As much as I enjoyed this movie, I wouldn't be a good woman (or reviewer) if I didn't readily admit it's not for everyone. The film will likely only release to art–house theaters, and if you've never darkened the door of one before, this isn't necessarily the time to start. And if your sense of humor doesn't sway to the snarky on occasion, you might also want to take a pass (though as the title suggests, at the end of the day, goodness abounds). But, if you enjoy the charming wit of films such as An Ideal Husband or Enchanted April, you'll probably be Wilde about A Good Woman.
Talk About ItDiscussion starters
- Who do you think the title is referring to? Is it just one woman? What is "good" about her/them?
- At one point, Tuppy advises, "There are only two tragedies: Not getting what you want, and getting what you want." When have you found each to be true in your life?
- What do you make of Mrs. Erlynne and Robert's relationship? What's good about it and what's not so good?
- What do you think of Mrs. Erlynne's decision at the end of the movie? What do you think her motivation is? What would you have done?
- At one point, one character cautions, "You can step over love to pick up pride and guilt. But what will that be worth in a year, in 20?" What do you think she means by this? Have you ever been guilty of "stepping over love" in this way? What was the result?
The Family CornerFor parents to consider
A Good Woman is rated PG–13 for thematic material, sensuality, and language. Children would likely be bored with this 1930s Oscar Wilde adaptation, but older teens might enjoy the wit. There's no nudity, bed hopping, or truly offensive language. Lord Darlington does flirt incessantly with married Meg. A couple of women sport cleavage–revealing dresses. And all the snarky comments about marriage and love might not send the best messages to young ears. But despite all the sarcasm, in the end it's a pro–marriage movie.
Photos © Copyright Lions Gate Films
Copyright © 2006 Christianity Today. Click for reprint information.
What Other Critics Are Sayingcompiled by Jeffrey Overstreet
from Film Forum, 02/09/06
It's always risky to update a classic work of literature for the screen, especially when you transplant the story's time and location. Director Mike Barker and screenwriter Howard Himelstein have done just that—moving Oscar Wilde's comedy Lady Windermere's Fan from the late 1890s to 1930, planting it against a scenic Italian background. The film stars Helen Hunt, Scarlett Johansson, Stephen Campbell Moore, and Tom Wilkinson, but their combined talents aren't enough to earn the film many good reviews.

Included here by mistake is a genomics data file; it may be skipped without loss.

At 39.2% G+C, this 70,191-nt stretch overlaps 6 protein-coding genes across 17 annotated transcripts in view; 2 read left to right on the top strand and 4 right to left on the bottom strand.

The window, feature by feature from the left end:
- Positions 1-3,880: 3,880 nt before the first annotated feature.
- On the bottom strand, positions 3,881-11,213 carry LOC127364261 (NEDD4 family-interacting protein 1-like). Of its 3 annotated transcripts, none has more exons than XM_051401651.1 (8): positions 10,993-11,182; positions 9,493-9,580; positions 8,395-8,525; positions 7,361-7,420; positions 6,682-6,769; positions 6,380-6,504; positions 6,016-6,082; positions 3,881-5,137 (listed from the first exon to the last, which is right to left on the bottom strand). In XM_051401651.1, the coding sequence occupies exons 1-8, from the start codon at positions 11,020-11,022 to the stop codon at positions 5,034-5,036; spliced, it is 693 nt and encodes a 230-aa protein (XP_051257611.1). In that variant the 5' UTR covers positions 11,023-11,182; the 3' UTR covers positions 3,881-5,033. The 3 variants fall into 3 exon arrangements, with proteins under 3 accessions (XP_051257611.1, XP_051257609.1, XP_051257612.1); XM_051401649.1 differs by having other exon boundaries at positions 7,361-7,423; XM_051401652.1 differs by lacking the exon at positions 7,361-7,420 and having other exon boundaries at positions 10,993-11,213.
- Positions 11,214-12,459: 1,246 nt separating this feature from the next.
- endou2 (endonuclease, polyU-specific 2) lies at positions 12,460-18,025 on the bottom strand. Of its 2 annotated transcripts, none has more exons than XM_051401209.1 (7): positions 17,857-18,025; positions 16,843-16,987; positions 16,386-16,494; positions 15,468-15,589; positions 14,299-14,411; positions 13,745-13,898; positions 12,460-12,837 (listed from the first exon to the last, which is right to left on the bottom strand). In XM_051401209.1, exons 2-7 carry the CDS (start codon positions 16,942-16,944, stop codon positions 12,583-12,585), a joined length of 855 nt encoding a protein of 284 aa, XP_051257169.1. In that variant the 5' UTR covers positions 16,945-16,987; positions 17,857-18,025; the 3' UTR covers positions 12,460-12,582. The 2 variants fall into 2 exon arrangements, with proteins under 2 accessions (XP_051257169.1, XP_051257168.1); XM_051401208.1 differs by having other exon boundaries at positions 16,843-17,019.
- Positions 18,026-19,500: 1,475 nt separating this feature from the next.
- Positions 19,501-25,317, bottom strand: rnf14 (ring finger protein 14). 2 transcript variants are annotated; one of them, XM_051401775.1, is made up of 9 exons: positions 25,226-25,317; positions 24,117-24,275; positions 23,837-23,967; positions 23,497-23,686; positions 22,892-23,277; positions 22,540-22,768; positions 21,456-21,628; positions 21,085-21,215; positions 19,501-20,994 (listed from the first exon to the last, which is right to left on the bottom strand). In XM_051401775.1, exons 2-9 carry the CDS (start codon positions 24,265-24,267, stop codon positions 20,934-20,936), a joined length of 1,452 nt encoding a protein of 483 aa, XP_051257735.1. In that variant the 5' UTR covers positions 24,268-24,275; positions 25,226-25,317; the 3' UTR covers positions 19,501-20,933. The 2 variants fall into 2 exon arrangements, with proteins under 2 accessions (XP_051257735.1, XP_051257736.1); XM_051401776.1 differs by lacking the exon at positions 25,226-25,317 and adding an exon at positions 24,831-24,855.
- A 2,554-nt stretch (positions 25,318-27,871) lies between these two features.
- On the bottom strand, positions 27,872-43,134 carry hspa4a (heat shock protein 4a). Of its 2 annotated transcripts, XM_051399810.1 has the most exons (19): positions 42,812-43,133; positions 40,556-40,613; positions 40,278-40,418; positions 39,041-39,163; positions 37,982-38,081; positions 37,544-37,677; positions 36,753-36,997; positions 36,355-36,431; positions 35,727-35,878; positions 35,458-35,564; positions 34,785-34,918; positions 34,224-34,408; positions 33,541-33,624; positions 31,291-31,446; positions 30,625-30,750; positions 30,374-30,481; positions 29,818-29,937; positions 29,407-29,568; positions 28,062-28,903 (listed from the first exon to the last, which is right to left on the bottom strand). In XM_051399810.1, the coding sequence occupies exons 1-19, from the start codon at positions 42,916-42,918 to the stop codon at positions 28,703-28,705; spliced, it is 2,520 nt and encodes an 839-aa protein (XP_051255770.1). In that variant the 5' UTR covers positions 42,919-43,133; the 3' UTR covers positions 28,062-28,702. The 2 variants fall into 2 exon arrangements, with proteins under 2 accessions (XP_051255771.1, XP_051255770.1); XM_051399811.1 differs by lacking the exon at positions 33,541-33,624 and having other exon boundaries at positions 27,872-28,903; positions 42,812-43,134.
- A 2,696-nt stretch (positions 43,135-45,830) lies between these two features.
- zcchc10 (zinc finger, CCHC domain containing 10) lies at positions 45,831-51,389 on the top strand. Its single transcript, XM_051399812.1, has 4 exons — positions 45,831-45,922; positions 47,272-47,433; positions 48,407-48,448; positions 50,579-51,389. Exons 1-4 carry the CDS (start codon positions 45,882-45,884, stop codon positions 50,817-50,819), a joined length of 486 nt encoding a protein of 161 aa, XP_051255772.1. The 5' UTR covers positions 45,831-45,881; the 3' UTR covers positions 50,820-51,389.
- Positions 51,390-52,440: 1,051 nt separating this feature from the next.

Harry Forbes (Catholic News Service) calls it "a reasonably faithful [adaptation], but rather dank." Of the cast, he says, "Hunt is unconvincing, lacking the requisite air of glamorous mystery. Johansson fares a bit better, but in each case, their flat American intonation makes you long for the standard crisp British delivery. … And so it is that several of the English supporting players … come off best, and while Howard Himelstein's script purloins several of Wilde's choice epigrams, the overall rewrite is below par. Even the 1925 silent had more inherent wit. The current version has more in common with Otto Preminger's uninspired 1949 The Fan."
Mainstream critics aren't Wilde about it either.
Subscribe to Christianity Today and get access to this article plus 65+ years of archives.
- Home delivery of CT magazine
- Complete access to articles on ChristianityToday.com
- Over 120 years of magazine archives plus full access to all of CT’s online archives
- Learn more
Read These Next
- TrendingWorship Music Is Emotionally Manipulative. Do You Trust the Leader Plucking the Strings?The Spirit is at work, but so are the mechanisms around high-production sets.español
- From the MagazineI Find Comfort in the Divine WarriorA surprising psalm changed my view on God’s presence during seasons of trial.
- Editor's PickThe Spiritual Battle of Teen Screen TimeKids’ addictions to their phones isn’t a legislative issue. It’s a discipleship one.